As for why the bid shouldn't just be your valuation: there's no reason to think that your valuation will be an unbiased estimator of the good's true value. Furthermore, the expected value of a bid has a complicated relationship between the bid and the good's true value. If you win the auction, then the value of your bid is the difference between the value and the bid, but the probability of winning the auction depends on your bid and the other participants'. Thus, even if you did have an unbiased estimator of the true value, you shouldn't use it as your bid; you need to take other participants' bids into account.

• Coming from the author of the other answer this will probably seem ungraceful but I think you really misrepresent the OP's claims. For example he never writes the bid should just be the valuation, he asks why the bid is not the entire strategy. – Giskard Apr 16 '18 at 15:36
• @denesp "why the bid is not the entire strategy" makes no sense. Perhaps it is premature to take a guess what they meant, but calling it a "misrepresentation" to take a best guess does indeed seem a bit ungraceful. – Acccumulation Apr 16 '18 at 15:56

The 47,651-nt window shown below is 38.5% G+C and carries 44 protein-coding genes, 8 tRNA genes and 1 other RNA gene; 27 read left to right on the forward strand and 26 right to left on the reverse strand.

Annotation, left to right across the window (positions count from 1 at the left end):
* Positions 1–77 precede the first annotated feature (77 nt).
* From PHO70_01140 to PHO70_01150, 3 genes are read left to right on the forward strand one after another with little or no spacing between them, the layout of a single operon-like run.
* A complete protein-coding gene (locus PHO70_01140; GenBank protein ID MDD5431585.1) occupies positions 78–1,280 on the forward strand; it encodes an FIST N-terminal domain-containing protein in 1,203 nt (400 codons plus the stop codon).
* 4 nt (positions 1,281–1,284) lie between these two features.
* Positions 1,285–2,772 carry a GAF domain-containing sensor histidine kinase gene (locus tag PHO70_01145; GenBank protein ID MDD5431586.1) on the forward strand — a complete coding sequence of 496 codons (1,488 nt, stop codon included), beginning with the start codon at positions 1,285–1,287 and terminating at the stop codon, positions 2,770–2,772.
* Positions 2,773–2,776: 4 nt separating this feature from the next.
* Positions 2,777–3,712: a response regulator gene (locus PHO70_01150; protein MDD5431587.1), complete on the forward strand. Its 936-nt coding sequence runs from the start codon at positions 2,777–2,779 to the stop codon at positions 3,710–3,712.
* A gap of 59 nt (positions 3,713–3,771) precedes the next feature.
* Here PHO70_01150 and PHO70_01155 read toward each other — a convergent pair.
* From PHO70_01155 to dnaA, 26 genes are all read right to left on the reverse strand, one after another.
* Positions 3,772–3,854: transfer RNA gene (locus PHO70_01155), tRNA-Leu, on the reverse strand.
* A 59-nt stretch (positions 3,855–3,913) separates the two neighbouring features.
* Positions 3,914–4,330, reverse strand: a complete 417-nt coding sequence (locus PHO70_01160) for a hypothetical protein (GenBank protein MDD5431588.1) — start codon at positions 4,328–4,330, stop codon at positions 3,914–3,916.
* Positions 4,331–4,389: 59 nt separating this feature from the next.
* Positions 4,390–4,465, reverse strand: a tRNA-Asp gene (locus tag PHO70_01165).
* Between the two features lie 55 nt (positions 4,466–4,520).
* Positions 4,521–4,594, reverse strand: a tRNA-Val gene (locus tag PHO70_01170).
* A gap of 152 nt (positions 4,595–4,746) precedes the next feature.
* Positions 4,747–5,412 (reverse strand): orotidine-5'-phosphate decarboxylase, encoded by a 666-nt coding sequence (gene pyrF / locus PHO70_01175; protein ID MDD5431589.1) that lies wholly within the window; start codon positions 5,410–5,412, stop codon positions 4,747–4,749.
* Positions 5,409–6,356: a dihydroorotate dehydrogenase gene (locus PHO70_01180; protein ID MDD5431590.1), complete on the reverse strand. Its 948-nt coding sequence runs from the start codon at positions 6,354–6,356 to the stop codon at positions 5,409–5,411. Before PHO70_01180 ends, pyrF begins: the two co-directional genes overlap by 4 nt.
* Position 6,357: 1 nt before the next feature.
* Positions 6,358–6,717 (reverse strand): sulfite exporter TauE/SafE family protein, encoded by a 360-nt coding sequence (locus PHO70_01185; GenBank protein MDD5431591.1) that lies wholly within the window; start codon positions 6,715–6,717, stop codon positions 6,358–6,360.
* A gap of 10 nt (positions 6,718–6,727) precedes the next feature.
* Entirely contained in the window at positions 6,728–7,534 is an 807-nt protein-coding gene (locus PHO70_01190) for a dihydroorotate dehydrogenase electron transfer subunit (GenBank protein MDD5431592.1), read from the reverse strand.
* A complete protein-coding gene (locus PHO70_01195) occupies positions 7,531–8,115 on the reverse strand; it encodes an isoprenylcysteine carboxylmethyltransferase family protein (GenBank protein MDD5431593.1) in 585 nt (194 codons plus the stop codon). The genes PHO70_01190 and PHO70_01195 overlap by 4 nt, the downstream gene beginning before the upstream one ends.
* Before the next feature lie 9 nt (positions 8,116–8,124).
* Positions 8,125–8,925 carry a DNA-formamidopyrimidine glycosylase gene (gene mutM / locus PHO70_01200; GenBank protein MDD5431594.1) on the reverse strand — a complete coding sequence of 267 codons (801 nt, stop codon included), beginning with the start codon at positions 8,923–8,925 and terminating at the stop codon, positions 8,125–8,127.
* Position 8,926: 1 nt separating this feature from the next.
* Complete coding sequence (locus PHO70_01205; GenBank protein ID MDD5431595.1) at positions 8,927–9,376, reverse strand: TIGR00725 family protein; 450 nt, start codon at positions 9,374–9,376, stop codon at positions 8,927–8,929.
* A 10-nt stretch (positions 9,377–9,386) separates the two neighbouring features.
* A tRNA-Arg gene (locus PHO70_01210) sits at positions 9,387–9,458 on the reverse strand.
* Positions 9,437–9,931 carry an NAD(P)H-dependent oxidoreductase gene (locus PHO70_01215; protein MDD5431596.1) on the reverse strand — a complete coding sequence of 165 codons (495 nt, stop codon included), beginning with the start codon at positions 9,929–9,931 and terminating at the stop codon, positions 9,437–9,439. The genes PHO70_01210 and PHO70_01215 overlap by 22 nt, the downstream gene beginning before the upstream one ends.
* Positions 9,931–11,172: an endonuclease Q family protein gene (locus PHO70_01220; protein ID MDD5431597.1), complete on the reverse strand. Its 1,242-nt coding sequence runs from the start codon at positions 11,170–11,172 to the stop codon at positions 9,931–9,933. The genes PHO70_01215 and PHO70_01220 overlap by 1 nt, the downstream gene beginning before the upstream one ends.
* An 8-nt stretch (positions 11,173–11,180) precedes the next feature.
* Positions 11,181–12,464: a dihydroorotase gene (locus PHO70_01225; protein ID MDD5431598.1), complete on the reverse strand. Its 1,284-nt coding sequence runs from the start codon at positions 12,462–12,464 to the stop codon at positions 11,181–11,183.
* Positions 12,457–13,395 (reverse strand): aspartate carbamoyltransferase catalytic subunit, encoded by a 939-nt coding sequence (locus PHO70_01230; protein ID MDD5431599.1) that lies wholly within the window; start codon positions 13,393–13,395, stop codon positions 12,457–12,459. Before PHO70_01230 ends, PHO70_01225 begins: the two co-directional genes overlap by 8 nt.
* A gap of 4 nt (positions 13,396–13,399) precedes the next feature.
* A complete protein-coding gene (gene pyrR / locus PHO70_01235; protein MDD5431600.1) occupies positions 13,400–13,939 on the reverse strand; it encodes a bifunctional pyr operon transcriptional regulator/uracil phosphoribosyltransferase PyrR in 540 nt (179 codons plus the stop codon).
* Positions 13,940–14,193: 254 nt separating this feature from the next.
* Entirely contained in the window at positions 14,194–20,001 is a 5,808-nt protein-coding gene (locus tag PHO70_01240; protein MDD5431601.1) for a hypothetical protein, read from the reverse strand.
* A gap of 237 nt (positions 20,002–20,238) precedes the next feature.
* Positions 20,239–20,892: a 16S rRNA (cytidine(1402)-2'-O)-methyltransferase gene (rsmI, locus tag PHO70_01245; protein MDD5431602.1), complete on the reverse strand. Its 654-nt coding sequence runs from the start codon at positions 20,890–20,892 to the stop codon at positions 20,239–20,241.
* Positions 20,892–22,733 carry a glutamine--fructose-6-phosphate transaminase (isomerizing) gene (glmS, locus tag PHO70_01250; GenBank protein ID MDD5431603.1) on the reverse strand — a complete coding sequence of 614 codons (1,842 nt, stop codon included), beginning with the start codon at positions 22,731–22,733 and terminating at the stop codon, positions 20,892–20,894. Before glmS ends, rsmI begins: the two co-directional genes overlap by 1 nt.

• It makes sense to me. The whole premise of the question is that the state space does not offer more types ($v_i$ valuations) for a certain player $i$. If this were true then her strategy $b_i(v_i)$ may as well be denoted simply by $b_i$ as $v_i$ does not change, so there is nothing for $b_i$ to be a function of. – Giskard Apr 16 '18 at 17:20
• By the way the OP also commented below your comment to clarify that is not what she meant. – Giskard Apr 16 '18 at 17:22
• @denesp Your putative explanation for how it makes sense to you itself does not make sense. You introduce notation without explaining it, and you seem to think that random variables are the only type of variables. The only sense I make is that they are saying that if you curry the function, that makes it not a function; instead of b(v), you have $b_v$. Oh, look, now it's not written as a function! Yes, if you treat this as having a different strategy for each valuation, then a strategy isn't a function. Is that the point the OP is making? How is whether the valuation is random relevant here? – Acccumulation Apr 17 '18 at 5:08